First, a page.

I'm excited to show you The May Queen (this is the piece I posted about last week). She is a companion piece to Jack in the Greenand prints of both are available through my online store. Both original paintings will be at my IlluXCon Showcase table this coming Friday, October 20th (8 p.m. to MIDNIGHT) and Saturday, October 21st (6 p.m. to 10 p.m.). IlluXCon is being held in Reading, PA. Learn more on their site.
How do you know when something is done? The deadline can be a big help but what if there's no real deadline?
My most recent personal painting seemed to drag on. Part of the reason why was life events taking priority, part of it was perfectionism, part of it was trying to figure out unfamiliar territory for solving the picture. There came a point where I had run out of steam and was having difficulty figuring out what to do next.
I tried my usual tool of thinking back to the initial spark of the idea to energize the project. That didn't quite work this time. I was run down and worn out. I needed to move on to other projects.
My mentor suggested turning the painting to the wall. Don't look at it all the time. Don't think about it all the time. Do something else. I also decided that it (the painting) will be what it will be and that's plenty good. This blog post about Perfection by Lauren Panepinto was also a helpful reminder. I think perfectionism can be harnessed and turned into a helpful tool for good draftsmanship, but when it takes over and doesn't allow me to call something "done" then it's definitely a major hindrance and at that point I need to tell perfectionism to take a back seat. I love the last few sentences from her post:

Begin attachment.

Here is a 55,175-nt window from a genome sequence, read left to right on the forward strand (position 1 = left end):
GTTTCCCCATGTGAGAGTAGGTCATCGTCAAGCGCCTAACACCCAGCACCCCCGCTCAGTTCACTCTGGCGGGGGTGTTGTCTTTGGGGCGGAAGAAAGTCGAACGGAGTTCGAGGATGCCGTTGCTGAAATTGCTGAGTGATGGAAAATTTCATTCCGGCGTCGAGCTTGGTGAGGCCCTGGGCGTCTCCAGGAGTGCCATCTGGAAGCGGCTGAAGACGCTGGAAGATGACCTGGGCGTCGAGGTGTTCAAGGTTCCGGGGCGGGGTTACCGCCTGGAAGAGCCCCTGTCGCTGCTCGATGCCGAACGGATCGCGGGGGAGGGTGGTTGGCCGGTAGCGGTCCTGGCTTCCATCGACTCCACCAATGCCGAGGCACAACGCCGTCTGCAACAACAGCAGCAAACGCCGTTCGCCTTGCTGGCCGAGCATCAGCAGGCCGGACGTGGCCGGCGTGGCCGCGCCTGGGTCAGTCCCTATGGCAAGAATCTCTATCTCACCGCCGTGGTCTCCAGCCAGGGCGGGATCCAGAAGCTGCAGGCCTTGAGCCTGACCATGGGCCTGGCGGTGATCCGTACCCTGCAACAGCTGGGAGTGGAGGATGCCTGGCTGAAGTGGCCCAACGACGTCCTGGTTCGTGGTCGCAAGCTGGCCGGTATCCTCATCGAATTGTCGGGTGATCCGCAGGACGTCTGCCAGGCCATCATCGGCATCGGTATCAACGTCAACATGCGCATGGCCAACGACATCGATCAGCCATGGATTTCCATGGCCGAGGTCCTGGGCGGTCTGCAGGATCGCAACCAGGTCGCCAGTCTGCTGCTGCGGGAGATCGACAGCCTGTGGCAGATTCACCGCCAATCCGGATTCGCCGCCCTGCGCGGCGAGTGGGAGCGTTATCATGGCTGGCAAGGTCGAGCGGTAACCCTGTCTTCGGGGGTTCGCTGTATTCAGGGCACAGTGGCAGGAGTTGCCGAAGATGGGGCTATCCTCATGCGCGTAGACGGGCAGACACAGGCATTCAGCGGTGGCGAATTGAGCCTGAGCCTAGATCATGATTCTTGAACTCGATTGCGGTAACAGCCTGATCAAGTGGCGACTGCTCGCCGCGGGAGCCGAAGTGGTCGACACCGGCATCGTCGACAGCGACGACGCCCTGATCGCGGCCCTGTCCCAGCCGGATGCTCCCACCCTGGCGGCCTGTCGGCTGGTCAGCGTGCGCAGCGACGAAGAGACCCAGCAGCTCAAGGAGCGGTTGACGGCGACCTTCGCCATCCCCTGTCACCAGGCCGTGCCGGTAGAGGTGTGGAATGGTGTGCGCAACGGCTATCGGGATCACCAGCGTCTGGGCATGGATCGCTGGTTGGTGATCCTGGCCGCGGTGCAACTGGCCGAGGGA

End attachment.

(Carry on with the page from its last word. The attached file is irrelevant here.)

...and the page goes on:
"As writer Rebecca Solnit says: “The perfect is not only the enemy of the good; it’s also the enemy of the realistic, the possible, and the fun.”
If you are a perfectionist, then this is your new mantra: “Done is better than perfect.”"
Ignoring the painting and letting go of "perfect" did the trick. I only peeked at the painting a little bit for a few days and then had my answers. I needed to tone down some lights, found some crisp edges that needed softening, and resolved the anatomy issue. I am pleased with how she turned out and I can't wait to show you!